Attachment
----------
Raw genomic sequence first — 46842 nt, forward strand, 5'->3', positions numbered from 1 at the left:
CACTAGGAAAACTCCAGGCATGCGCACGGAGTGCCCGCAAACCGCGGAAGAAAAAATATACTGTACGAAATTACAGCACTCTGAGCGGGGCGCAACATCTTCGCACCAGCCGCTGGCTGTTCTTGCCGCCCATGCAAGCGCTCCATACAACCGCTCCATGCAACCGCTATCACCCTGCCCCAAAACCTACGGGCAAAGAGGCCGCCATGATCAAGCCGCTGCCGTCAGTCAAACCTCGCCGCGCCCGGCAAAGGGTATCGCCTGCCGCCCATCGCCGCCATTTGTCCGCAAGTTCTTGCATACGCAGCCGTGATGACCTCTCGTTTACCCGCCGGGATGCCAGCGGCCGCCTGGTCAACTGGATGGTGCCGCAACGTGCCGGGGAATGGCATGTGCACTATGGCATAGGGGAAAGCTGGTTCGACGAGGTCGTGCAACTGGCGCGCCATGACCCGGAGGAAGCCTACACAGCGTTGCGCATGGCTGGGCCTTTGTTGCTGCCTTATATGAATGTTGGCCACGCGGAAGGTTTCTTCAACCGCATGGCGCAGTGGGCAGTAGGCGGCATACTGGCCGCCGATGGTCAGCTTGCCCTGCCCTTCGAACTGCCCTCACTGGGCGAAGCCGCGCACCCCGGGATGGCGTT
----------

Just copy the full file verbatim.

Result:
Raw genomic sequence first — 46842 nt, forward strand, 5'->3', positions numbered from 1 at the left:
CACTAGGAAAACTCCAGGCATGCGCACGGAGTGCCCGCAAACCGCGGAAGAAAAAATATACTGTACGAAATTACAGCACTCTGAGCGGGGCGCAACATCTTCGCACCAGCCGCTGGCTGTTCTTGCCGCCCATGCAAGCGCTCCATACAACCGCTCCATGCAACCGCTATCACCCTGCCCCAAAACCTACGGGCAAAGAGGCCGCCATGATCAAGCCGCTGCCGTCAGTCAAACCTCGCCGCGCCCGGCAAAGGGTATCGCCTGCCGCCCATCGCCGCCATTTGTCCGCAAGTTCTTGCATACGCAGCCGTGATGACCTCTCGTTTACCCGCCGGGATGCCAGCGGCCGCCTGGTCAACTGGATGGTGCCGCAACGTGCCGGGGAATGGCATGTGCACTATGGCATAGGGGAAAGCTGGTTCGACGAGGTCGTGCAACTGGCGCGCCATGACCCGGAGGAAGCCTACACAGCGTTGCGCATGGCTGGGCCTTTGTTGCTGCCTTATATGAATGTTGGCCACGCGGAAGGTTTCTTCAACCGCATGGCGCAGTGGGCAGTAGGCGGCATACTGGCCGCCGATGGTCAGCTTGCCCTGCCCTTCGAACTGCCCTCACTGGGCGAAGCCGCGCACCCCGGGATGGCGTT